Auto Review: Sharpening the Regal
By Bill Heald - ReminderNews
Featured Article - posted Fri., Feb. 17, 2012
This certainly has been a strange 2012 so far, at least in terms of weather. Winter seems to be wintering in Europe, and as a result, I’ve been getting some local motorcycle seat time in the middle of the season. This is unusual, to say the least, and in keeping with this trend of atypical occurrences, I’ve also enjoyed seat time in a Buick that’s a very different creature compared to the big, floaty luxury cars we used to expect. The luxury and features are present in the new Regal GS, true, but this is also a true sports sedan and far more of driver’s car than the Buick name used to imply. GM has been hard at work trying to tweak the marque’s image and broaden its appeal, and the new GS is a great example of how serious they are and how athletic a Buick can be when you let the engineers focus more on performance that has been the rule in the past.
Power for the front-drive Regal GS comes from a high-output turbocharged 2.4-liter Ecotec Inline Four, that, despite its modest size, pumps out 270 horsepower. This is a really satisfying engine in that it delivers a good flow of power without the peakiness some turbos display, especially as you transition to higher RPMs. The transmission is a tight, well-engineered, 6-speed manual, which allows you to exploit the engine’s capabilities to the fullest. An optional 6-speed automatic transmission is in the offing for later this year. Exploiting the GS’ suspension is also made easier thanks to a unique Interactive Drive Control System. This three-mode system (Standard, Sport and GS) can tighten up suspension damping and reduce roll in the Sport mode, and things get tighter still in GS mode, where the electronic steering alters effort for better road feel. As a result, this most sporting edition of the Regal family is a joy to hustle around challenging pavement, and the cherry on the sundae are the four-piston Brembo front brake calipers that deliver serious stopping power, even under extreme conditions.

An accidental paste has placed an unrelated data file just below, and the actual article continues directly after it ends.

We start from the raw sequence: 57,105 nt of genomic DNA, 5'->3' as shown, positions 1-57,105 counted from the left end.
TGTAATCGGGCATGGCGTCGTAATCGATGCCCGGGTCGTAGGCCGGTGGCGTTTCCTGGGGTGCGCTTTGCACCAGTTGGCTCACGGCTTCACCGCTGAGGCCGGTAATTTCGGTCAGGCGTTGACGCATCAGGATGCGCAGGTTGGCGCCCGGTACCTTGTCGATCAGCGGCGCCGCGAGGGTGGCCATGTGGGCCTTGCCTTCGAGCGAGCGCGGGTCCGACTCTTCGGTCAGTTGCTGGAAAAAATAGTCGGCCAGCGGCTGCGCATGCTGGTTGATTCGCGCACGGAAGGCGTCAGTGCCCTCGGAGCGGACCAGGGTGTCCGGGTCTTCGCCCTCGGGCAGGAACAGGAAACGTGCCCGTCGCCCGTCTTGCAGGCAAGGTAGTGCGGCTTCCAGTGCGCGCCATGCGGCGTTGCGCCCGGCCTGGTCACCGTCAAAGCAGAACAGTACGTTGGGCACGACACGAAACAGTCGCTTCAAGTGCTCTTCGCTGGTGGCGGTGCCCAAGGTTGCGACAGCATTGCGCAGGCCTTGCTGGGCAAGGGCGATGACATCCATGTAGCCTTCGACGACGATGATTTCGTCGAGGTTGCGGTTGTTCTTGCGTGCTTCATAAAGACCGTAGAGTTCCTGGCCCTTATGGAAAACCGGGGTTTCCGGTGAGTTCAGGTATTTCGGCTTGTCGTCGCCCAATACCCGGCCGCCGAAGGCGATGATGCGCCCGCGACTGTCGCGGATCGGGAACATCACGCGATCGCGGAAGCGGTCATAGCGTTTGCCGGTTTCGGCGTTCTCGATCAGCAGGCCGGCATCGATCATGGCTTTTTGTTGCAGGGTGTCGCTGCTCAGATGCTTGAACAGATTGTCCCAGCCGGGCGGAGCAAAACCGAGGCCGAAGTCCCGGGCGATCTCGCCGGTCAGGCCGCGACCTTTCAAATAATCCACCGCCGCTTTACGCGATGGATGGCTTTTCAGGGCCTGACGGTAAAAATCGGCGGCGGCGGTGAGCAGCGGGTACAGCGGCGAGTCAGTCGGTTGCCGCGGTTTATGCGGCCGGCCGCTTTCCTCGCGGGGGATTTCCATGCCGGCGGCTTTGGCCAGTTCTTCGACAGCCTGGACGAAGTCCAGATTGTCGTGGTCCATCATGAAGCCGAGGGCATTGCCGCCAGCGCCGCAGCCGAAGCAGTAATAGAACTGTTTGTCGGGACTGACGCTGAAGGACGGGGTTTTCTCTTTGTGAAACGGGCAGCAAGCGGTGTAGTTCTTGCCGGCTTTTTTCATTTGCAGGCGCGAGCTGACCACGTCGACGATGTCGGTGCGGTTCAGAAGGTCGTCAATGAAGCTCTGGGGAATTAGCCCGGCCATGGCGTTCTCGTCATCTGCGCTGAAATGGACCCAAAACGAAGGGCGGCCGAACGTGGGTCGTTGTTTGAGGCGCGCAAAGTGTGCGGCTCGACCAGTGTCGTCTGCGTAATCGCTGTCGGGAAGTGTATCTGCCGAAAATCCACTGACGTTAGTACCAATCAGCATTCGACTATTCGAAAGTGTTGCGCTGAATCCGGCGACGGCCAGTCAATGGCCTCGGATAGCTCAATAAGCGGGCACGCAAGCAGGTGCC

The aggressive nature of the GS performance résumé is continued into the cabin, with very supportive leather seating and a traditional analogue instrument cluster. The optional Harman Kardon sound system has a Multi Media Interface knob for navigating through various sub-systems, but the process of manually shifting can sometimes interfere with it, if you’re not careful (I changed radio stations accidentally more than once). The rear seats are firm, in keeping with the car’s sporty character, yet comfortable and accommodating, in keeping with Buick tradition. Workmanship is excellent, and there’s 60/40 trunk-through access to the rear seats to expand the trunk’s 14.2 cubic feet of hauling capacity.
It seemed unlikely at first, but GM’s desire to make Buick a more diverse nameplate with a competitive sport sedan seems quite successful. Thanks to the drivetrain and suspension technology, it’s even unique. The 2012 Buick Regal GS is EPA-rated 19 MPG city and 27 highway, and has a base price of $34,450. With options, out sticker came to $38,350. www.buick.com